General

Tough one: Lines at Supercharging stations?

edited November -1 in General
Here's a tough one. Theoretically, next year there will be 20,000 more Teslas on the road. And more after that.

It's one thing to pull up to a a supercharging station, fill up for 30-60 minutes, and off you go. It's quite another if there are already people ahead of you in line. Suddenly your 30-60 minute stop could be hours. And yet you have no option at that point but sit and wait. And wait.

I'm a big fan. I want this to work. I'm mostly convinced. But short of planning trips that are all within range of a single charge (from home), how would one insure that you won't end up sitting and waiting for hours at a charging station?

Gets all the trickier for me given that I have a family, with two very young children...
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Comments

  • edited November -1
    There are RV parks everyehere. Not as fast as a sec, but certainly an option.
  • edited November -1
    There are RV parks everywhere. Not as fast as a sec, but certainly an option.
  • edited November -1
    Note to Tesla - could you please bring this board up to 21st century standards. I keep thinking I'm using my Commodore 64...
  • edited November -1
    We're hoping that Tesla adds multiple bays to the most used Supercharging stations. There will likely be lines at a few until they can accommodate the demand by adding more spots.

    In the mean time, owners should leave their phone number on their dash so when their S is done charging the next person in line can call them to come get their car.

    I know there are requests to add (or has it already been added?) a function on the new mobile phone app that tells you when your car is full. An alert of some kind would be nice too.
  • edited November -1
    Ok, point taken about RV parks. But still... this is a pretty realistic, and not very pretty scenario, correct?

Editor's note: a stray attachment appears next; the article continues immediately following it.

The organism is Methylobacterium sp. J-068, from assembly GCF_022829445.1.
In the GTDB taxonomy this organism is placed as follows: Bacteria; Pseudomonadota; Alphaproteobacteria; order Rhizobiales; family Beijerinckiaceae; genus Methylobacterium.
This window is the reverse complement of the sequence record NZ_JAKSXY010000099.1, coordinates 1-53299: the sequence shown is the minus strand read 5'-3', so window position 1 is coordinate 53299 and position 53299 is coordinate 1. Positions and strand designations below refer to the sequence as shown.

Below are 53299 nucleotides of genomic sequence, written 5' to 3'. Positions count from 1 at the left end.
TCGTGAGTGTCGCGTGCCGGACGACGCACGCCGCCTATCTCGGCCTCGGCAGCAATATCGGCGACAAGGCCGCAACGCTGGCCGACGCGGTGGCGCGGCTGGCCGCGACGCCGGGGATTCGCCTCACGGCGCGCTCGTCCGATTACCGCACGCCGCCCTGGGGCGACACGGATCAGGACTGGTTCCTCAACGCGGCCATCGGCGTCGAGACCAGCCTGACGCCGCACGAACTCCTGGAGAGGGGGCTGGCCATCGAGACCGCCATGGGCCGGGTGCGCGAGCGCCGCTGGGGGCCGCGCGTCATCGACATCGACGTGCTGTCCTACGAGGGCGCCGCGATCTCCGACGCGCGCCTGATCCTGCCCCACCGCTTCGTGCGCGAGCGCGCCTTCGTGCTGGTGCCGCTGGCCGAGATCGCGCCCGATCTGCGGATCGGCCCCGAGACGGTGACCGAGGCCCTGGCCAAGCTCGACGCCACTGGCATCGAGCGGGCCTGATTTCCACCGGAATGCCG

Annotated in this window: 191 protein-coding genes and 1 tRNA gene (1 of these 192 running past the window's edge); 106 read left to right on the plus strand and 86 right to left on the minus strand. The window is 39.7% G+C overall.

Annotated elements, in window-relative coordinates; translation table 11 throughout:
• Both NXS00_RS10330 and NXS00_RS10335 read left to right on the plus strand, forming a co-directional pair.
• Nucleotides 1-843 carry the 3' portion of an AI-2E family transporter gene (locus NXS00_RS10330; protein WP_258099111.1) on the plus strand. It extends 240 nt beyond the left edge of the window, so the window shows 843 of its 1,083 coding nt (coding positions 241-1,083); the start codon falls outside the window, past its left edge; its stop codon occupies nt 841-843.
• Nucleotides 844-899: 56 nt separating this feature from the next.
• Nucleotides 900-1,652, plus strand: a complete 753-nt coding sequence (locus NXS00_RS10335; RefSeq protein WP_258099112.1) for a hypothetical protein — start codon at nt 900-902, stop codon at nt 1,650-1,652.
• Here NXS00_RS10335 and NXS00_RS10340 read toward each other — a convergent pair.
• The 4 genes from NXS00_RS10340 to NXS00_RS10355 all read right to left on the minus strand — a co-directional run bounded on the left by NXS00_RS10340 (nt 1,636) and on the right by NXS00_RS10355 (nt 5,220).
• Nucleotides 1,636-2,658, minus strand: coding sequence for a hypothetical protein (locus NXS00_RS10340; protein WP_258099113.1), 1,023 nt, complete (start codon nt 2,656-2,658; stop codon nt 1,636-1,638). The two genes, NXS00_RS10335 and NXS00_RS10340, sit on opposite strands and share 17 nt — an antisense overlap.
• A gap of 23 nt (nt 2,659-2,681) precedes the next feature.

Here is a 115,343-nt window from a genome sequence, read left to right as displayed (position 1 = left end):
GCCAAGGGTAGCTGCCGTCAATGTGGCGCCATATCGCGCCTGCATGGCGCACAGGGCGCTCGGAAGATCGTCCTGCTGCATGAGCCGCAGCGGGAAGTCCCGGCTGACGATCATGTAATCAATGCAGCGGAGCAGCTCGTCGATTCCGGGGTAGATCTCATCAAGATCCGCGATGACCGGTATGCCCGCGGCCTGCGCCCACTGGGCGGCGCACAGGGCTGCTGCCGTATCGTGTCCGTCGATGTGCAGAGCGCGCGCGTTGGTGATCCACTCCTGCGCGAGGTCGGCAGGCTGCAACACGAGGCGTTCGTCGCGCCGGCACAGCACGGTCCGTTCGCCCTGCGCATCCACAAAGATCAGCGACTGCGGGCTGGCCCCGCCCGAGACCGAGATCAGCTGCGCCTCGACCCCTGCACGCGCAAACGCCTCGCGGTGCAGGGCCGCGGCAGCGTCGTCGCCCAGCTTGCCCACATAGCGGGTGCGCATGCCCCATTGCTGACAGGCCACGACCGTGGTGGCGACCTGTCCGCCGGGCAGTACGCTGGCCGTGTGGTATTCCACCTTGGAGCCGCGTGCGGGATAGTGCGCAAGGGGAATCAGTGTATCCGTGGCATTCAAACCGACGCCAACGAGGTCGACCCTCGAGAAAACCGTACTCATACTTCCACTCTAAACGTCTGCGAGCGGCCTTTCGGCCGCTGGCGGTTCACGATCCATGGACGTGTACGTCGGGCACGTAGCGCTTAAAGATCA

• edited November -1
    Tesla could collect data on the supercharger usage and publish on the their map app on the dashboard. Give the date/time usage data and average expected queue time for a particular trip.
  • edited November -1
    Tesla could collect data on the supercharger usage and publish on the their map app on the dashboard. Give the date/time usage data and average expected queue time for a particular trip.
  • edited November -1
    I'm just concerned about lines at Superchargers as I am about potential issues with the car. I hope Tesla devotes as many resources to Superstation capacity as to the development of cars.

    The way I see it, it's more important to have 1 Supercharger location with 5 charging stations than 5 locations with 1 supercharger.
  • PRBPRB
    edited November -1
    Check out this startup from Germany called ubitricity that is attempting to make electric car charging ubiquitous with a mobile electric meter that drivers can carry around in their trunk.

    (http://gigaom.com/2013/02/12/a-german-startups-plan-to-make-electric-car-charging-more-like-cell-phone-service/)
  • edited November -1
    About 1% of all trips are long distance. And it's easy to add a few more units to a SC station. The concern is bogus; 20,000 cars equals about 200 of them across the country on long trips at any given time. About 5% of their time will be spent charging, so that makes 10 charging at any given moment. For a while, it will be higher as people "try it out", and take trips just for fun. But not much.

    100 - 200 stations will be plenty, and will spend most of their time unoccupied. A few will be more "popular" than others -- so will get a few more units, like Harris (10 more units by the end of March, 1 unit available now (originally a test/demo site)).

    Arithmetic is a real mystery to some people.
  • edited November -1
    Brian - those numbers are fine for year one: how about year 10?
  • edited November -1
    With wide acceptance of the EVs, non-Tesla owned SCs should proliferate.
  • edited November -1
    Brian H: "The concern is bogus"

    Well, For Valentine's day 2015, I can see a line of cars between LA and Las Vegas waiting for hours.

    Yep, that's probably "worst case", but hey, I hope Tesla is prepared for the weekenders heading to Vegas for some fun.

    The concern is only bogus until just ONE customer is 5th in a line of cars and has to wait 5 hours.
  • edited November -1
    1 station, 5 customers at the same time? All over-charging for 1 hour? Well, Tesla must have grossly underestimated that theoretical location.